The Significance of Lennie's Death in John Steinbecks \

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Of Mice and Men is the story of two strong companions: semi-retarded Lennie and his friend and carer George. Set against the backdrop of depression-era California, this is a story of friendship and loneliness, compassion and cruelty, dreams and the harsh reality of life and death. The novel culminates in the death of Lennie, which has relevance to the themes present in the book: death, weakness, loneliness and hopeless dreams.

During the story, Lennie is surrounded by death. However, in his childish perspective of the world he misses out on the dark and permanent side of death, the only impact it makes on his life is that he is fearful of the repercussions on his life and how George may not let him tend and take care of rabbits. Such is the case when he accidentally kills his baby puppy: "Why do you got to get killed? You ain't so little as mice. Now I won't get to tend the rabbits. Now he won't let me" (Lennie, Page 90) and when he kills Curley's wife (Page 96-7). The only death in the novel that evokes a deep sense of loss, in both the reader and the characters, is the death of Lennie himself. These seemingly random and increasingly important deaths give extra significance to Lennie's demise, as they gently build up over the course of the text to a climax when George shoots Lennie to prevent his torture by the lynch mob. This act bears a direct resemblance to the apparently merciful killing of Candy's dog earlier in the novel. Candy's dog was old and useless, and was put out of a slow and painful death by Carlson. Lennie, as a wanted murderer, could no longer move on and work. He would be hunted down and killed horribly or put in jail. Thus, Lennie's death is significant because it is the most hard-hitting death in the novel and mirrors the merciful death of Candy's dog.

Lennie is a quiet, simple but strong man with the mind of a child. His whole life was, at first, under the care of his Aunt Clara and, later, under the care and control of his friend George. His death is significant as he was, in terms of emotional capacity and dominance, at the bottom of the food chain. Such instances when he has contact with people other than George (Talking with Curley the first time, Crooks torturing Lennie with the thought of losing George, Curley's wife talking down to him in Crook's bunkhouse, etc), he is bewildered and hopelessly dominated. Most of those characters who prey on others in the novel are merely the weak who attack the weaker. Curley, as a short man with problems with self image, often fights and intimidates the ranch workers as he is the boss's son and is almost above reprieve. Curley's wife, once she revealed her broken dreams and vulnerability to Lennie, Candy and Crooks in Crook's bunkhouse, immediately went on the offensive, insulting the three men and threatening to get Crooks lynched. The only people who do not intimidate others are Slim (The strong, respected skinner) and, to a lesser extent, George. These men are self confident and see no need to actively establish their position. Lennie, as an innocent and intellectually limited man is unanimously seen as someone who is at the bottom of the heap and it is significant that in this position he met his demise.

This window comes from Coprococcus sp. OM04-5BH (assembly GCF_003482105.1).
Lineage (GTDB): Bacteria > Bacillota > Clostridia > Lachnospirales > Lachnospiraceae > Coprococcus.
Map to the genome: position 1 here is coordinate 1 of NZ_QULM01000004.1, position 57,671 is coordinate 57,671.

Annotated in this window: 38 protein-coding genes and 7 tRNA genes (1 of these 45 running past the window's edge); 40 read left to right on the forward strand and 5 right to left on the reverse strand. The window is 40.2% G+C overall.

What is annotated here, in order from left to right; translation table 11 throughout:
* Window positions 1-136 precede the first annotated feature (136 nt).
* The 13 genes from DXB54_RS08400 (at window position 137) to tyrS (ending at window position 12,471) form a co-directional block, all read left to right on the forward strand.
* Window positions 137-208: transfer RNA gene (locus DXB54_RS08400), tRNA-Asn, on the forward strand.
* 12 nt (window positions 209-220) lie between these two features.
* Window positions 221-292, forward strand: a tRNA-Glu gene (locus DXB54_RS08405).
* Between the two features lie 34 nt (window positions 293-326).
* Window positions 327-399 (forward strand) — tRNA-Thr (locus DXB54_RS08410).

Lennie and George, as dedicated companions are a rare sight in the world of "of mice and men." The boss of the ranch expresses surprise when he learns of Lennie and George's companionship: "Well, I never seen one guy take so much trouble for another guy." (Boss of the Ranch, Page 23). Lennie and George are also aware of their special relationship: "But not us! An' why? Because, because I got you to look after me and you got me to look after you, and that's why." (Lennie, Page 14). Even though everyone else seems to be alone and mercenary, Lennie and George share a unique and special bond. Other, lonely characters in the novel seek companionship or basic human contact in desperate ways. The old swamper Candy, after losing his dog, is keen on...
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